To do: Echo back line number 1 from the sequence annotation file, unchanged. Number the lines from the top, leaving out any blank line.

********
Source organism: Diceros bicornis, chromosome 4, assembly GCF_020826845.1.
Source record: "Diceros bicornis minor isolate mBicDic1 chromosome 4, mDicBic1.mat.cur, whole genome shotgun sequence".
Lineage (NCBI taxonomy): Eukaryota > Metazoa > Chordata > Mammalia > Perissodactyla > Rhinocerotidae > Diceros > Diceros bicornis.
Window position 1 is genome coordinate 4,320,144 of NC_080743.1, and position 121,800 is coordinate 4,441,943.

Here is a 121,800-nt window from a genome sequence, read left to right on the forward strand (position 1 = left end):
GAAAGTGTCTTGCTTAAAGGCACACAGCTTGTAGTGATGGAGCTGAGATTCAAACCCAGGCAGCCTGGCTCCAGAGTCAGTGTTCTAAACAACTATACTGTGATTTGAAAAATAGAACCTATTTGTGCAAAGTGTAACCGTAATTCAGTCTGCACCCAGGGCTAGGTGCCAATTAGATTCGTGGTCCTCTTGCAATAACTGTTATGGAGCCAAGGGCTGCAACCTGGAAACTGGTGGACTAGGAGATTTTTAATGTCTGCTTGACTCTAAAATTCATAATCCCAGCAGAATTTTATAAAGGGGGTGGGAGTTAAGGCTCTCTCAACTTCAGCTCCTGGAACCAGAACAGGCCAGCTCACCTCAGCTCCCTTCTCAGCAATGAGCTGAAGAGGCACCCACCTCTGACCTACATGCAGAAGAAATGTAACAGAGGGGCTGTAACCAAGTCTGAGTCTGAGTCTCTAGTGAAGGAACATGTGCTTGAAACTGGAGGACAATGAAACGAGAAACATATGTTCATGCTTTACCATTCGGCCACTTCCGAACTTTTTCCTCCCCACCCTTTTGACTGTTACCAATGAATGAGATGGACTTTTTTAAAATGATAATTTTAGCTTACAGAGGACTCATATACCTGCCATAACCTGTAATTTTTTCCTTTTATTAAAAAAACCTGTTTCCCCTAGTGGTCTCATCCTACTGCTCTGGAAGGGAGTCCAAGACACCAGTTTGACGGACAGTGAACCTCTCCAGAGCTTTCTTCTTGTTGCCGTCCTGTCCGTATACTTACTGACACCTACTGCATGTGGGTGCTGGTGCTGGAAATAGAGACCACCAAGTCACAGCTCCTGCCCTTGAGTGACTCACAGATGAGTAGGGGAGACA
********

Source organism: Diceros bicornis, chromosome 4, assembly GCF_020826845.1.